Working Capital Loans

Funds when you need them.

Southern Bank offers short-term business working capital loans & lines of credit to fuel your business to meet demand. Learn more today or contact a lender.

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Working Capital and Why It's Important

Have money on hand.

Working capital is about having money on hand to cover things like paying your employees and vendors, and making sure you reach your long-term goals. Ultimately, working capital is the money available to meet your day-to-day obligations.

Some reasons why your business might require additional working capital:

Seasonal Cash Flow Gaps - It is typical of many businesses to experience seasonal cash flow differences and to need extra capital to gear up for a busy season or to keep the business operating during the off-season.

Accounts Receivable Gaps - Most businesses will have times when additional working capital is needed to fund obligations while waiting for payments to come in from customers.

Unique Opportunities - Extra working capital can help you take advantage of time-sensitive opportunities, like bulk purchases and discounts, to improve your business.

Additional Project Expenses - Working capital can be used to help you scale up your business to meet project demands and to cover other project-related expenses.

We can help you better understand your working capital needs and what steps you may need to take to prepare for various situations. Having a clear view of working capital can help you operate with short-term efficiency, and set you up for long-term growth.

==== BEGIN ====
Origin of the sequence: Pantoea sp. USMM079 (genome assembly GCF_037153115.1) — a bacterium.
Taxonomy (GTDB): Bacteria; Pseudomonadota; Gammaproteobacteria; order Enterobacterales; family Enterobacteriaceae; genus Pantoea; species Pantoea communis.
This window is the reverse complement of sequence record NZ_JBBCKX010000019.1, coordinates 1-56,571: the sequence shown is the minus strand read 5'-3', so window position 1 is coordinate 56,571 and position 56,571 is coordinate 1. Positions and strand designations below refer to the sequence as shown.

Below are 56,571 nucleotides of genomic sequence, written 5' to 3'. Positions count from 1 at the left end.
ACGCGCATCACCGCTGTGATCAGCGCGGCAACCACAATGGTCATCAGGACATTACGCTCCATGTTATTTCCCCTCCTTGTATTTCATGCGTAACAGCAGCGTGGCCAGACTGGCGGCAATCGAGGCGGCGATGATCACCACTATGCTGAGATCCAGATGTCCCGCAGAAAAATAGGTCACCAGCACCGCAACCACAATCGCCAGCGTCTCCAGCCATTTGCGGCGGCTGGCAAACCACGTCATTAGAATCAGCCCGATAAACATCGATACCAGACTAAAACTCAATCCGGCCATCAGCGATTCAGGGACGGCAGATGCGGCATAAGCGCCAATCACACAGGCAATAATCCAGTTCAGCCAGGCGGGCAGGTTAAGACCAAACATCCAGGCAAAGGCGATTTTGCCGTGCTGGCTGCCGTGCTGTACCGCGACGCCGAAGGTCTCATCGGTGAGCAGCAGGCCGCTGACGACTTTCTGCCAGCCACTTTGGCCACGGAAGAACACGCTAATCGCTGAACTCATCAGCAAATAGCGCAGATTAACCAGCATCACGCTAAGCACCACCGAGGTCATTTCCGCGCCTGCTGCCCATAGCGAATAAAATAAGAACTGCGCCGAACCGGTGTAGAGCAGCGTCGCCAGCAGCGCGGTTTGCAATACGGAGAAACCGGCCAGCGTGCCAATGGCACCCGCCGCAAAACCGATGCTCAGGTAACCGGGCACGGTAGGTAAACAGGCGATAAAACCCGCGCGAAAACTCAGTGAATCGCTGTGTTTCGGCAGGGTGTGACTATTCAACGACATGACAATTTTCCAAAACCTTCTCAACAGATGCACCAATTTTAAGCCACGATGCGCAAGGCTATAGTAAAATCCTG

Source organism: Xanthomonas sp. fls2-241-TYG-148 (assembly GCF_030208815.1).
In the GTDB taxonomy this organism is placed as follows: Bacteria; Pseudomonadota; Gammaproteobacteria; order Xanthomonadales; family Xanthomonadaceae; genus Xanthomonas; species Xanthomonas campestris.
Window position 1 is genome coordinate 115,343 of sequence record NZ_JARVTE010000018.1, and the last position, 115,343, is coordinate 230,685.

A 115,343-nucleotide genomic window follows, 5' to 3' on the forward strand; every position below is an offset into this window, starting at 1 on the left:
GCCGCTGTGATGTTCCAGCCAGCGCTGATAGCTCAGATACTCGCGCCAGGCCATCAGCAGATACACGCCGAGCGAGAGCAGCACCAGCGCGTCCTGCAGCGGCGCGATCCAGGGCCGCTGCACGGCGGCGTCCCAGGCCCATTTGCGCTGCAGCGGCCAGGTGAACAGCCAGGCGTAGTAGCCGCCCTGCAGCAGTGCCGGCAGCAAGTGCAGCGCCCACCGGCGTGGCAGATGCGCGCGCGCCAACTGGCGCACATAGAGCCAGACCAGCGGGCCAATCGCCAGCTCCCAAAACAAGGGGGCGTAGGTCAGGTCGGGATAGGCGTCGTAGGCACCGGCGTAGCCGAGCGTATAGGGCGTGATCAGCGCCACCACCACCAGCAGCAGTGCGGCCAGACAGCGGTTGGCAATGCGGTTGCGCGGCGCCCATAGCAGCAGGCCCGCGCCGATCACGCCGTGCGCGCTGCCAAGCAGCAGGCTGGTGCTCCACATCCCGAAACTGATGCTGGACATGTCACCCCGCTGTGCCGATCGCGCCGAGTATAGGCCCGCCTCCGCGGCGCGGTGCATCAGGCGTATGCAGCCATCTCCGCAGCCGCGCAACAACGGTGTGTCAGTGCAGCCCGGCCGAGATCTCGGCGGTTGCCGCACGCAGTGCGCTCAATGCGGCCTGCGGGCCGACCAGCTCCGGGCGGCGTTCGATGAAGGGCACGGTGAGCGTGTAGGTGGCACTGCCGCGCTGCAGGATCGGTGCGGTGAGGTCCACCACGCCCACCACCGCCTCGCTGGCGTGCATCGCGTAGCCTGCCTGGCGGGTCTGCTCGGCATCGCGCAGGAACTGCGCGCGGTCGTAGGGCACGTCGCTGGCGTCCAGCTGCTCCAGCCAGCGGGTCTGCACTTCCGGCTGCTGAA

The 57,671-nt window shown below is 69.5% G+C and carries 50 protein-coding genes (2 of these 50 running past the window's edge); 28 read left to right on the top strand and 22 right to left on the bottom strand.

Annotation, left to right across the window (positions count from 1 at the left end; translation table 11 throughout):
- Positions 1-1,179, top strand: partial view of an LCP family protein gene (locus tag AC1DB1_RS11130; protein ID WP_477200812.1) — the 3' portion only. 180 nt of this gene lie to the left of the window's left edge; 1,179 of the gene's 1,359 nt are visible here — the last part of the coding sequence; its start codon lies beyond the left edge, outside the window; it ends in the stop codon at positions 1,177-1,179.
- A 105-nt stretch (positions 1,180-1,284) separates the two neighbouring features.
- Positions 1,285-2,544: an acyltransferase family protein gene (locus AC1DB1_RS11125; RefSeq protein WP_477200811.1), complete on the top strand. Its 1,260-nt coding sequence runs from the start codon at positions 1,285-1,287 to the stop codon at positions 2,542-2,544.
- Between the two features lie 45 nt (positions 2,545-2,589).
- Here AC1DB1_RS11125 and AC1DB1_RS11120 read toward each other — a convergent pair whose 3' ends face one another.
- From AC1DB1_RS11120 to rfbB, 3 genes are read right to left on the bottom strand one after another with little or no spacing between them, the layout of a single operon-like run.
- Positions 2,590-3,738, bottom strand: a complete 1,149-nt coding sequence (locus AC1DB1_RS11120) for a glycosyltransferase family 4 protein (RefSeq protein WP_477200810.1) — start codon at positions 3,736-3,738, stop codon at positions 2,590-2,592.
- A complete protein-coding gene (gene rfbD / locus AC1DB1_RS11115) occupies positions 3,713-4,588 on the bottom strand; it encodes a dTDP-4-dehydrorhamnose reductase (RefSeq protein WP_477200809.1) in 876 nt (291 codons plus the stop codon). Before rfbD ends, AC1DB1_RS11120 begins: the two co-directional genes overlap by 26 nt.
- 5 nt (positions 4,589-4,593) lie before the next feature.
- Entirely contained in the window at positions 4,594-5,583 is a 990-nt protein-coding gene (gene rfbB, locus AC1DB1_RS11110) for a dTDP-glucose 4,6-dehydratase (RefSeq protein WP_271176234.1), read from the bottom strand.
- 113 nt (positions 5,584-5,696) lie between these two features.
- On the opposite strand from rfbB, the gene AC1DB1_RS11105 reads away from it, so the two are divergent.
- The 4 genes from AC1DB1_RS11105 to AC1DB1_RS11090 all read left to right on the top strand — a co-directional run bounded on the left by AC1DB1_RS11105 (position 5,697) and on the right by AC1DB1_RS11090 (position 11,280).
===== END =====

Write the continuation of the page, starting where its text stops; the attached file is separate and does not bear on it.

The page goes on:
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Calculate your Working Capital

Determine your working capital ratio and your net working capital.

You can better understand where your business stands right now by determining your working capital ratio and your net working capital, both of which indicate your company’s short-term financial health.

Working Capital Formula

Current assets ÷ Current liabilities = Working capital ratio

  • If you have current assets of $2 million and current liabilities of $1 million, your working capital ratio is 2:1, generally considered a healthy ratio- There are some industries where lower ratios are considered acceptable.

Your net working capital tells you how much money you have readily available to meet current expenses.

Use our calculator to help determine your working capital requirements >

Net Working Capital formula

Current assets – Current liabilities = Net working capital

For Short-term assets, add up:

  • the cash in your business account
  • the money your customers owe you
  • the inventory you expect to convert to cash within 12 months.

For Short-term liabilities, add up:

  • the money you owe vendors and other creditors
  • the expenses for salary, taxes and other outlays
  • other short-term debts

Explore our other Business Management and Finance calculators >